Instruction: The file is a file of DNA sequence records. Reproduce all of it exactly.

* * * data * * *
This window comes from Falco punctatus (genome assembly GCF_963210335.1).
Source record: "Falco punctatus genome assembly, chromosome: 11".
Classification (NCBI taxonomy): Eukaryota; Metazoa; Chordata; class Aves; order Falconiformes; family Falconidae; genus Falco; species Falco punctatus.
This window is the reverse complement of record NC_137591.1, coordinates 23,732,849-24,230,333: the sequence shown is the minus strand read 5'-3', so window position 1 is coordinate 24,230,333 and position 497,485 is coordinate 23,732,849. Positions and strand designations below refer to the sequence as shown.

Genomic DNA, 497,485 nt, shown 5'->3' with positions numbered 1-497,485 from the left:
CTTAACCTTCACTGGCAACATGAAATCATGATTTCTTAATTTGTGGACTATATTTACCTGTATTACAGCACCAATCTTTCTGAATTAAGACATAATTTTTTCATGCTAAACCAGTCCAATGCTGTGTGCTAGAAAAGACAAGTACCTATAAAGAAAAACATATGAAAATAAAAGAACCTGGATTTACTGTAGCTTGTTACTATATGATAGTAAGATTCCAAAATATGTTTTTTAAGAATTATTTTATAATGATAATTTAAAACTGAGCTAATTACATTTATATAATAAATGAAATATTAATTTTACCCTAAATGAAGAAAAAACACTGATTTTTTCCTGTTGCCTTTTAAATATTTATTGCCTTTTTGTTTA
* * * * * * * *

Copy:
This window comes from Falco punctatus (genome assembly GCF_963210335.1).
Source record: "Falco punctatus genome assembly, chromosome: 11".
Classification (NCBI taxonomy): Eukaryota; Metazoa; Chordata; class Aves; order Falconiformes; family Falconidae; genus Falco; species Falco punctatus.
This window is the reverse complement of record NC_137591.1, coordinates 23,732,849-24,230,333: the sequence shown is the minus strand read 5'-3', so window position 1 is coordinate 24,230,333 and position 497,485 is coordinate 23,732,849. Positions and strand designations below refer to the sequence as shown.

Genomic DNA, 497,485 nt, shown 5'->3' with positions numbered 1-497,485 from the left:
CTTAACCTTCACTGGCAACATGAAATCATGATTTCTTAATTTGTGGACTATATTTACCTGTATTACAGCACCAATCTTTCTGAATTAAGACATAATTTTTTCATGCTAAACCAGTCCAATGCTGTGTGCTAGAAAAGACAAGTACCTATAAAGAAAAACATATGAAAATAAAAGAACCTGGATTTACTGTAGCTTGTTACTATATGATAGTAAGATTCCAAAATATGTTTTTTAAGAATTATTTTATAATGATAATTTAAAACTGAGCTAATTACATTTATATAATAAATGAAATATTAATTTTACCCTAAATGAAGAAAAAACACTGATTTTTTCCTGTTGCCTTTTAAATATTTATTGCCTTTTTGTTTA